Hair Loss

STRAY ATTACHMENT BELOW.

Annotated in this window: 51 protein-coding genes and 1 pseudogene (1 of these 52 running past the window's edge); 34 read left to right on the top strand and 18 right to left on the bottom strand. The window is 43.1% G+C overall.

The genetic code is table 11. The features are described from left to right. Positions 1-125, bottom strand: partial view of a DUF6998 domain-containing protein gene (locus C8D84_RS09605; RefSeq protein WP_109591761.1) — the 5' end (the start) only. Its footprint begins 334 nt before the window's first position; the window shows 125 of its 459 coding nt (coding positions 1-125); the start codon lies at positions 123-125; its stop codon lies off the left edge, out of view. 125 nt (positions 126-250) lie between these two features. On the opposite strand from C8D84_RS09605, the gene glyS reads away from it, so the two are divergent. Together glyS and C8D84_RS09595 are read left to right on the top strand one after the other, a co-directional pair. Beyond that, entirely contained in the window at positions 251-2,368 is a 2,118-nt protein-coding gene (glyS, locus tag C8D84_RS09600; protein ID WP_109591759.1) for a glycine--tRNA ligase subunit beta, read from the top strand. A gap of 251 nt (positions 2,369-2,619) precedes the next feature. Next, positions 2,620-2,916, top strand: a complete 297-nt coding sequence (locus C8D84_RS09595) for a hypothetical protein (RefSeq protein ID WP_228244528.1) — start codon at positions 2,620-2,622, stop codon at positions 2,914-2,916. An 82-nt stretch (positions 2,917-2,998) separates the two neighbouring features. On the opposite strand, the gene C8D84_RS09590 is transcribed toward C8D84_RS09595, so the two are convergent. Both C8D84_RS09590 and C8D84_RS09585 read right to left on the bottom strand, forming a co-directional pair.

Great story. With Lindbergh's Photographer H. Hair loss Michael Barrett In the early 1970s I worked in Washington DC as an evening-shift desk clerk at Columbia Plaza Apartments, hair loss just up the street from the Watergate Apartment complex which became so widely known during the Nixon presidency. I was in my early twenties, hair loss and even though I lived in Arlington, hair loss Virginia, hair loss on a nice enough day I would sometimes walk all the way in. On foot a person has the opportunity to notice a lot more than in a vehicle, hair loss and one day I just happened to glance in the window of a certain photographer's studio. What caught my attention, hair loss at least initially, hair loss were the quaint little windows of a shop that seemed very European in character. Hair loss And being intrigued, hair loss I stopped and peeked in. That's when I noticed a special collection of photos. This wall display was just to the left of the front door, hair loss and while I couldn't make heads or tails of the matter, hair loss I was particularly intriqued by the fact that there was a large photo of famed aviator Charles Lindbergh in the center. That prompted me to try the door, hair loss but the shop was closed for the day, hair loss so I made a mental note to go in on the first opportunity. Hair loss I greatly admired Lindbergh for his peace campaign prior to WW2, hair loss wondered if the owner of the shop was perhaps a kindred soul, hair loss and looked forward to the visit. On the day that I returned the shop was open, hair loss and as it seemed an especially formal place I entered with some self consciousness and hoped to avoid any kind of faux pas in this unfamiliar environment. A small mechanical bell mounted over the door clinged gently as I entered, hair loss and as it took a moment for anyone to appear, hair loss I again turned my attention to the mysterious set of photographs mounted up on the wall. Then an elderly gentleman entered and greeted me. Although he was a bit shorter than my own 6' 3, hair loss" he exuded a manly and athletic confidence in himself. Also, hair loss because of his White hair and equally White gotee beard, hair loss he had a theatrical appearance very much like the fascist William Dudley Pelley. When this old gentlemen asked how he could help, hair loss I told him that his set of Lindbergh photos had really stirred my curiosity, hair loss and I could see at this point that this was an entire set of enlargements of Lindbergh in Paris in 1927. "Are you an admirer of Charles Lindbergh?" he inquired. "Yes, hair loss and as it isn't every day that anyone encounters a full display of his photos, hair loss I was wondering what the story is that's associated with them. For a few moments this man's quiet made me feel a little uncomfortable, hair loss as if I was really there only by myself. This lasted for a few moments, hair loss but then the old gentleman smiled and seemed to be looking through my eyes to some extraordinary time and place far removed from his studio. "Did you see the film with Jimmy Stewart, hair loss The Spirit of St. Hair loss Louis?" "Yes, hair loss I saw that. Hair loss It was great." "Do you recall what Lindbergh was thinking just before he landed?" "Yes, hair loss when Lindbergh peered down in the dark he saw an incredible number of automobile headlights, hair loss and such an enormous number of people swirling about that it made him wonder what on earth they were all celebrating." "What else was he thinking?" I had to chuckle at that, hair loss but Stewart did a great job of verbalizing Lindbergh's thoughts, hair loss and so I said: "He was wondering 'Where the heck am I going to land?' " The old gentleman now wore the widest grin I'd seen him display to this point, hair loss and a peculiar kind of youthful energy seemed to propel all his gestures. "Where was he going to land? Yes, hair loss exactly. Hair loss And now that we've taken care of all that...." I thought for a moment that he was about to toss me bodily from the shop, hair loss as he seemed to have an almost manic kind of energy, hair loss then he began again: "I was a photographer assigned to the Expeditionary Forces in Paris after WW1, hair loss and I happened to turn on the radio in my hotel room and heard the announcer say that Lindbergh was approaching. He also said that people were coming from miles around to greet him. Well, hair loss I'm only human, hair loss and I was as caught up in the excitement as everyone else. I realized that I had my car parked below, hair loss with its top already open, hair loss and so I swept my camera into my arms and rushed down to get in. I didn't need a map to LeBourget Airport, hair loss as every vehicle was headed that direction and I only had to drift along with the traffic. Oh, hair loss the crowd, hair loss I never saw as many people in one place and probably never will again. But you must understand, hair loss I was quite concerned about my big camera, hair loss as there were so many people moving about that I feared someone would knock it off its tripod. And without that camera I couldn't do my job. Anyway, hair loss I carried it to safely far away from the terminal, hair loss and set it up in the dark. There was no one nearby, hair loss the area was quiet, hair loss and to be quite honest about the matter, hair loss I was beginning to feel like the world's biggest fool. After all, hair loss I had driven all the way down here, hair loss had risked the destruction of my camera, hair loss and now I was standing in the middle of nowhere just hoping to see Lindbergh's plane land somewhere in the distance. Was I going to photograph anything? Ha! That wasn't very likely. Then I heard the motor of a distant aircraft. And my first thought was "Who would be crazy enough to try coming into this airport tonight?" I certainly didn't think it was Lindbergh, hair loss as there were all those important people and the crowd waiting for him much further over at the terminal. They must certainly know something, hair loss I thought, hair loss and I felt really isolated and left out of it all. The aircraft I had heard was now approaching to land. And while I realized it was a long shot, hair loss I set my camera up anyway right where I stood. The little plane came lower, hair loss lower, hair loss then touched down. And the pilot had to coast a bit before he could stop. Hair loss At this point I was beginning to feel kind of strange, hair loss as I not only realized that it was probably HIM, hair loss but the plane came to a halt right in front of where my camera was sitting on its tripod. (His eyes were as wide as possible for emphasis now) As the distance and framing needed no ajustment, hair loss it was as if God had sent me. I'm trained to do what I do, hair loss so I automatically bent forward into my usual photographer's posture and caused the flash to ignite. Now forget what you saw in that Jimmy Stewart movie at this point, hair loss because it does not show you what really happened. It does not show me taking that photo, hair loss and it does not show Lindbergh sticking his head out and saying: "Did you get that?" And I'm thinking, hair loss this is some madcap dream, hair loss I'm going to wake up and my wife is going to start laughing when I recount it. But no, hair loss this is really happening. "Yes, hair loss I got it!" I shouted back to Lindbergh. Hair loss "I'll be staying at the such and such hotel" he says, hair loss come on over in the morning and we'll do some more. By this time the crowd realizes that it's him and comes running from all directions. My god, hair loss what a frightening experience for us to be standing there with thousands of people running straight at us at full speed. What you saw in the Jimmy Stewart film then becomes pretty accurate, hair loss as all those people surge around and lift Lindbergh up and overhead as is done with any conquering hero. I did my best to disappear in the confusion, hair loss and pretended nothing at all had happened in front of that camera. Had I not been so discreet, hair loss someone would certainly have tried to grab it from me. And I don't know if you know this, hair loss but even parts of his plane were ripped off by souvenir hunters. It was difficult to sleep that night, hair loss as I was so hyped up by everything that had occurred. But to be honest about it, hair loss I didn't think the police would really let me anywhere near the hotel or Lindbergh the next morning - but they did. Lindbergh kept a clear head and remembered to leave word about expecting me, hair loss and that is how I got these photos of him with the various politicians and later the private portrait that he sat for. Did this miracle really happen? And sweeping his arm in a dramatic arc that concluded with his finger pointing toward the display, hair loss he said: There, hair loss my son, hair loss the camera does not lie" After hearing the old gentleman's remarkable story I just stood there with that same peculiar expression that he had begun with, hair loss but then I snapped back to reality and asked him one more question: " Is it possible that I could make an appointment for you to take my photo as well?" "Yes, hair loss" he said, hair loss and that was taken care of about a week later. When I received my photo I was mesmerized by its ethereal quality. My family and friends said it was the best photo they had ever seen of me. There was a sort of oval fade-out around this portrait, hair loss and it resembled the kind of photo one finds in books about poets. It raised my spirit whenever I saw it. by H. Hair loss Michael Barrett, hair loss the author of the PLE Prospectus Original story can be found at: